There has been renewed scrutiny in recent weeks about spending on private school capital works. Alongside science labs, sporting fields, and “wellbeing spaces”, many of Australia’s richest schools feature elaborate performing arts centres.
Melbourne’s Wesley College’s redevelopment, for example, includes a $21 million music school and $2.3 million visual arts and design precinct. Meanwhile, programs for disadvantaged students who show artistic talent have relied on volunteers and small grants.
Usually comparisons between public and private schooling focus on academic or sporting outcomes – but what of creative education?
Increased engagement in arts education has wide ranging benefits for academic and social outcomes – and those most at risk have the most to gain. Research has long shown the arts offer many benefits beyond “art for arts sake”, with health, social and economic benefits which offer both private and public value.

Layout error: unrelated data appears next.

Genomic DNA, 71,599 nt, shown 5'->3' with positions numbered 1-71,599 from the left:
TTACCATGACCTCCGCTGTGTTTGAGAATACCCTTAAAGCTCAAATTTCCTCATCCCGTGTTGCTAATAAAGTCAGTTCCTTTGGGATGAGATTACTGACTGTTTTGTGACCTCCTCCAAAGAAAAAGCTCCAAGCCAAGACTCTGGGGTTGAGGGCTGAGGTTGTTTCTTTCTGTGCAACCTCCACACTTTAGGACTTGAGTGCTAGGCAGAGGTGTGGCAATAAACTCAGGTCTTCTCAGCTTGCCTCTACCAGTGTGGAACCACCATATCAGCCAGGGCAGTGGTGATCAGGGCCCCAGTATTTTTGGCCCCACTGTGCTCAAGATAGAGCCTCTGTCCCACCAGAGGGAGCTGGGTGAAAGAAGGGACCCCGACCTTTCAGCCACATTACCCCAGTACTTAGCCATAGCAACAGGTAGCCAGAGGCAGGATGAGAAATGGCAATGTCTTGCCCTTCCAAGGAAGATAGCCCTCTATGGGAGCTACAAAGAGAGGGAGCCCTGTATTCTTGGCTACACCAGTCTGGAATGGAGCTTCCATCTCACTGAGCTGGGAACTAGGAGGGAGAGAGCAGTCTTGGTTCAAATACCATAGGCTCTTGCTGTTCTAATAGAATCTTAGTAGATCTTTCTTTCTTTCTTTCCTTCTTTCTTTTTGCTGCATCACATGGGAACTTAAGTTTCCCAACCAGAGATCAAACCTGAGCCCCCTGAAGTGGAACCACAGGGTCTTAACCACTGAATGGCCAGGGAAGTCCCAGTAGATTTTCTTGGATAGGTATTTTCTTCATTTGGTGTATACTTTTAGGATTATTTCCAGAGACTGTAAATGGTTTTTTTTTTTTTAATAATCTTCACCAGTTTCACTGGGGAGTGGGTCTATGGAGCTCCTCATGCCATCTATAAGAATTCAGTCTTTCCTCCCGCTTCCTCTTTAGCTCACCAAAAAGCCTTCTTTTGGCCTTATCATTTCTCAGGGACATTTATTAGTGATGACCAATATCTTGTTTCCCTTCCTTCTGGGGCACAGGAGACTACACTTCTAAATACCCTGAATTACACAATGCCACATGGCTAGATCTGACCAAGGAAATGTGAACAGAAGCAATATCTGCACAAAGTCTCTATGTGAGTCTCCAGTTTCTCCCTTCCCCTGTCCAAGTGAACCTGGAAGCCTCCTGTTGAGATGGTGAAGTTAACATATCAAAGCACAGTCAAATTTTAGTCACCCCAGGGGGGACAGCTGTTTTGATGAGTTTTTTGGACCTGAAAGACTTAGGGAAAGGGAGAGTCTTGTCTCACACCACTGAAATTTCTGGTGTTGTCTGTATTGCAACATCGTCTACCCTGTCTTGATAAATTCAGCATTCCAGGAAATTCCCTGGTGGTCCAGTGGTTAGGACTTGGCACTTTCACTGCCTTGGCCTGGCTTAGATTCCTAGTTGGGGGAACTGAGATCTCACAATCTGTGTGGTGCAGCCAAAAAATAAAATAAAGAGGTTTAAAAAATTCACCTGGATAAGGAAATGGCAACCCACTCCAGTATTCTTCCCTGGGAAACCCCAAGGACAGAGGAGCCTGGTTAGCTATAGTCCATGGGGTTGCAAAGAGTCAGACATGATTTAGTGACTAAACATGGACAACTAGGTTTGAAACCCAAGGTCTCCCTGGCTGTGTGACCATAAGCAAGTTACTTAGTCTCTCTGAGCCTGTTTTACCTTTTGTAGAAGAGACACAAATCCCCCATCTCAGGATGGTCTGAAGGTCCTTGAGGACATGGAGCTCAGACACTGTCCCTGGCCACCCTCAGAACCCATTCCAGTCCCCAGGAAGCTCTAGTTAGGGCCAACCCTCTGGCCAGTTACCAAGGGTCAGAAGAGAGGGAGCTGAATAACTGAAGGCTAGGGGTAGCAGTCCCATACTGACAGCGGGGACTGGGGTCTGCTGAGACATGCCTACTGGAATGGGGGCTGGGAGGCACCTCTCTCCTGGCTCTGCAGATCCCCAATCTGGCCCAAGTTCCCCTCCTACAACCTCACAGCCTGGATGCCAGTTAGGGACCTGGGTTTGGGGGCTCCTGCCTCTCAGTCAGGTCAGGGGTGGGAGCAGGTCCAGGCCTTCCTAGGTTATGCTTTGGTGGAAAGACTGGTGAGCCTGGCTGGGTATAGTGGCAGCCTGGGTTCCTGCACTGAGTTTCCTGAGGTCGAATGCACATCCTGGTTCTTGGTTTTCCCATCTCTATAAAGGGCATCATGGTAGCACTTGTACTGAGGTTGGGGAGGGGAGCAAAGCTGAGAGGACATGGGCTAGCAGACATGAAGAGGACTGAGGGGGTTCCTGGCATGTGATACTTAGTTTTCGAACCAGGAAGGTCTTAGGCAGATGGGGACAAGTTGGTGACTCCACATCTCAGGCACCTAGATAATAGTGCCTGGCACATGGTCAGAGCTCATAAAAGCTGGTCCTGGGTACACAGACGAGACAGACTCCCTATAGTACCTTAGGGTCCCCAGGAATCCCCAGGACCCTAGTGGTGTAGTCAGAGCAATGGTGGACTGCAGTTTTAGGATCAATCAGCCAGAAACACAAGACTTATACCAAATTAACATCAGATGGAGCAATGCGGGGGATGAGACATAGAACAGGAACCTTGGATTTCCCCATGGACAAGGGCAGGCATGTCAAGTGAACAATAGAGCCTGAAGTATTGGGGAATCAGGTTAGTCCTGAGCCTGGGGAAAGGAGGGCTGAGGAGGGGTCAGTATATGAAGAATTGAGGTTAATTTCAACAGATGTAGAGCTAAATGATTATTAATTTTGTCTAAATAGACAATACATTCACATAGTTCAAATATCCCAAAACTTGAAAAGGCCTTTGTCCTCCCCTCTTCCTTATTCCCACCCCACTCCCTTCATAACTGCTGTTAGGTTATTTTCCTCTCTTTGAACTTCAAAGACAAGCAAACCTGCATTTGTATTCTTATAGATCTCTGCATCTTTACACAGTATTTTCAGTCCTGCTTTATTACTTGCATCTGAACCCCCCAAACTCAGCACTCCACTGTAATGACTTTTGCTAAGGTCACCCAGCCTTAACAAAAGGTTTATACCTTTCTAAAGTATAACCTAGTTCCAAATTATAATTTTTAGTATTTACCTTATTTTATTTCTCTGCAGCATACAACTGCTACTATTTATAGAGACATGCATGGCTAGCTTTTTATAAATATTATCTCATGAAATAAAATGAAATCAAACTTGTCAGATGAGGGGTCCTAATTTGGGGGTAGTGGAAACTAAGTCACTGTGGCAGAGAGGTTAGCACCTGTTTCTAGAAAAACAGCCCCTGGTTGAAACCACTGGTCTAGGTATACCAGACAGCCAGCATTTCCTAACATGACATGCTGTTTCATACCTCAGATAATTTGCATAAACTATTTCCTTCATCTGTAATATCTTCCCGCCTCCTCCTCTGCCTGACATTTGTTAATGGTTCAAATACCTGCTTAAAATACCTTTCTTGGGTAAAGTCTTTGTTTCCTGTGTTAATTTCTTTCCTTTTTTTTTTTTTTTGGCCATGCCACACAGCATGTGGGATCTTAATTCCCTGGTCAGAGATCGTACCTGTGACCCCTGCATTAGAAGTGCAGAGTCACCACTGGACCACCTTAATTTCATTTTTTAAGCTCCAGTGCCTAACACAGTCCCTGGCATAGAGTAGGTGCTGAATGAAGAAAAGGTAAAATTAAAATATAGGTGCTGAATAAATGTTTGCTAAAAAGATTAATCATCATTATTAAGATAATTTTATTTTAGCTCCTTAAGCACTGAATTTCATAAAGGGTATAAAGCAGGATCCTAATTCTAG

Confidence gained from arts programs, and their capacity to support healthy risk taking improves academic outcomes and student behaviour. For teachers, the arts can be a way of connecting to children who struggle with conventional approaches.
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